The Lawyer Africa Elite 2014 features an in-depth look at 46 leading independent firms’ strategies in 15 key sub-Saharan jurisdictions, as well as the views of in-house counsel from some of Africa’s largest companies... Read more
This year, The Lawyer’s annual ranking of the largest UK law firms by turnover is available as an interactive, digital benchmarking tool. For the first time this will allow you to manipulate each data set against the metrics of your choice.
A&O, CC and Dentons all pipped for light rail projects in Leeds and Portsmouth
DLA has won appointments to advise on two light rail schemes following a groundbreaking recommendation from Partnerships UK that the projects should share the same legal adviser. DLA is now advising Metro, the West Yorkshire passenger transport executive, on its £500m Leeds Supertram scheme as well as Hampshire County Council and Portsmouth City Council on Phase 1 of the £200m South Hampshire Rapid Transit scheme (SHRT1). The selection process was run by Partnerships UK, the company set up by the Government to promote public-private partnerships and which is now 51 per cent owned by the private sector. Twelve shortlisted firms were pared down to five and then to two through an interview process which was spread over two weeks. Clifford Chance, Allen & Overy and Denton Wilde Sapte are all understood to have reached the final five firms.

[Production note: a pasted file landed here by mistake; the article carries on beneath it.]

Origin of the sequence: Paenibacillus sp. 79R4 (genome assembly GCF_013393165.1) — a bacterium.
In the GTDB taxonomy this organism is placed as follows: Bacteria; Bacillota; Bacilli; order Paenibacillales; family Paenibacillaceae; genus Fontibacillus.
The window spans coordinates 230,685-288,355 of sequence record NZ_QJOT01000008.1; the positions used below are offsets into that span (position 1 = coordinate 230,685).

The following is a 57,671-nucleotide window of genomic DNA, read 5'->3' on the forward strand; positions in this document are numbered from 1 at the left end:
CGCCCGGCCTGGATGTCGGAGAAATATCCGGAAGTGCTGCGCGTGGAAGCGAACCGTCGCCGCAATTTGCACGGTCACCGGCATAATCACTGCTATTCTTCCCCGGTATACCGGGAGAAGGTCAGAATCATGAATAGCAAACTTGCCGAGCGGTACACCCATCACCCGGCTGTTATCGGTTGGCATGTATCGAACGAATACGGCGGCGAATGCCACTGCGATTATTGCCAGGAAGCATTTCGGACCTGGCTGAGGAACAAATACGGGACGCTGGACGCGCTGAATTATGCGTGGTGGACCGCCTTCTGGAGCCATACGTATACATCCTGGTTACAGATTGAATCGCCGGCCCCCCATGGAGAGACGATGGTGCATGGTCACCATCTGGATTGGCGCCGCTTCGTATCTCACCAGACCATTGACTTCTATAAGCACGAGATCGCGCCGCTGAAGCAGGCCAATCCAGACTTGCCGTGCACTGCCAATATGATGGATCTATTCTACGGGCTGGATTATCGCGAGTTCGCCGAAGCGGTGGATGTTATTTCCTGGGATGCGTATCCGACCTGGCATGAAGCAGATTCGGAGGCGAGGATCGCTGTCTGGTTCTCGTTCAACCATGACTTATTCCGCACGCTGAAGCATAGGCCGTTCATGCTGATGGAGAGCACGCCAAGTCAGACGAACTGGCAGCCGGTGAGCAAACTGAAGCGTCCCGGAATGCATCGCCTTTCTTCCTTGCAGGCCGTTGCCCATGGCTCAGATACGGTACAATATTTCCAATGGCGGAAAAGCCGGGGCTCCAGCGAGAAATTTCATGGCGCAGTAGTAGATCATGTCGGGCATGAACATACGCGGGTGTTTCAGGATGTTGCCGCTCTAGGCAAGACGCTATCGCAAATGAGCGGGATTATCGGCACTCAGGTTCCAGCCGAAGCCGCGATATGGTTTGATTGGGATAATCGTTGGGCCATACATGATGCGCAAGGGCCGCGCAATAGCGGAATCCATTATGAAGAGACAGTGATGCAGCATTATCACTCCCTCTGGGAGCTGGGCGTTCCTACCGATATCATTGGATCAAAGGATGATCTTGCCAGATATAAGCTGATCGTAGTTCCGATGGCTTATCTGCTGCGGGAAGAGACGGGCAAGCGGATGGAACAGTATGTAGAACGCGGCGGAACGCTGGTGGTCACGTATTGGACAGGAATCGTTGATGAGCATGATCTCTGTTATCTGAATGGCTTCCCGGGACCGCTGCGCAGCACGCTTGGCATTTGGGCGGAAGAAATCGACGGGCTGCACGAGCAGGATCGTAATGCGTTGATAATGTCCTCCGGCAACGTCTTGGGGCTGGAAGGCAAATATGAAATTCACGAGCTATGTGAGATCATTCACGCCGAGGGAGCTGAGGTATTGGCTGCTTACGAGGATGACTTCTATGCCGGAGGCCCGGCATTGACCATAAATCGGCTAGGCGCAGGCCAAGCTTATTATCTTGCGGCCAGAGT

"What DLA will be doing is a real first. The mandate for DLA and Partnerships UK is to draw on what is good from past shcemes and to think creatively on how to move this sector forward" Mark Swindell, DLA
A spokesperson for Partnerships UK said: "Having one legal adviser on concurrent projects marks a significant departure from existing practice and will lead to greater efficiencies in procurement and on the use of legal and financial advisers. "It is expected that the Metro and SHRT1 light rail projects will set the standard for PFI in this sector for the next wave of schemes." DLA's head of commercial and projects Mark Swindell said: "Partnerships UK is very keen to make sure that projects are developed as efficiently as possible. "What DLA will be doing in developing a legal template for these and future light rail projects is a real first. The mandate for DLA and Partnerships UK is to draw on what is good from past schemes and to think creatively on how to move the sector forward." He puts the win down to a decade of the firm acting in the heavy and light rail industry and the expertise of his newly expanded team. "We're combining our geographical strengths - having full-service offices in both London and Leeds - with the transport expertise gained during and since rail privatisation with Connex and South West Trains. It will help place DLA at the forefront of future rail projects both in the UK, Europe and internationally, using our full-service offices in those territories." Swindell is directing teams for both projects. Nick Painter, who joined as part of DLA's Garretts acquisition in December 2000, is acting as lead partner for Leeds, and Andrew Fitchie, who recently joined as a partner from the World Bank, is leading on the SHRT1. The DLA team will provide expertise in public transport law, procurement law, financial and performance regimes in rail and light rail projects, planning and Transport and Works Act issues, project finance and real estate.